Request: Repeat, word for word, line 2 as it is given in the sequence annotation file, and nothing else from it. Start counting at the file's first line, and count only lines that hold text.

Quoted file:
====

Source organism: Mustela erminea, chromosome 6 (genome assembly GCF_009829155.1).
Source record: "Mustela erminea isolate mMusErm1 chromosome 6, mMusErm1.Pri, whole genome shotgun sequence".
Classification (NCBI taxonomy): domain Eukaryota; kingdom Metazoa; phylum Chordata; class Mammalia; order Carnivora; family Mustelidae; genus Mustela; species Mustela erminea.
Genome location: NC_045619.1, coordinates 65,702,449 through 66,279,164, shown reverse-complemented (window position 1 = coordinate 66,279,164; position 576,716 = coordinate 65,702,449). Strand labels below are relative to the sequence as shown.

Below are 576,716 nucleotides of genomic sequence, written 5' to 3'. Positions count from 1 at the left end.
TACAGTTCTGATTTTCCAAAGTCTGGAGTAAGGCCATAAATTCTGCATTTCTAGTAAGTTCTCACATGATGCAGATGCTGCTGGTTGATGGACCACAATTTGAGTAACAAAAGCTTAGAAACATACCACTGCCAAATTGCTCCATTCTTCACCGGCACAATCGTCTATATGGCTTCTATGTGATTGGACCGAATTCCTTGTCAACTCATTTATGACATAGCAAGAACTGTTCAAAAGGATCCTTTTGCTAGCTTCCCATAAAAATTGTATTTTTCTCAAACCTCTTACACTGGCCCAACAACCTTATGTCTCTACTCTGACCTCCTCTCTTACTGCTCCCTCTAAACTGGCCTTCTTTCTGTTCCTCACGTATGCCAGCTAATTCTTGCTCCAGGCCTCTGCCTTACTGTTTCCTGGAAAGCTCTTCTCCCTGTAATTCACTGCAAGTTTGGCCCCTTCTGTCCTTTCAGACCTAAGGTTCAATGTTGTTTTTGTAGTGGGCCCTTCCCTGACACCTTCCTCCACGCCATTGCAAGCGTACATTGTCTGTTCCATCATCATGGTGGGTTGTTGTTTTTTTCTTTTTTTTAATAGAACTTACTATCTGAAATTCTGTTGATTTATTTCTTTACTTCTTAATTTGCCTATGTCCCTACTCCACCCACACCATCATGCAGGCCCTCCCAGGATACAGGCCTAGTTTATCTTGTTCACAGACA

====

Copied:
Source record: "Mustela erminea isolate mMusErm1 chromosome 6, mMusErm1.Pri, whole genome shotgun sequence".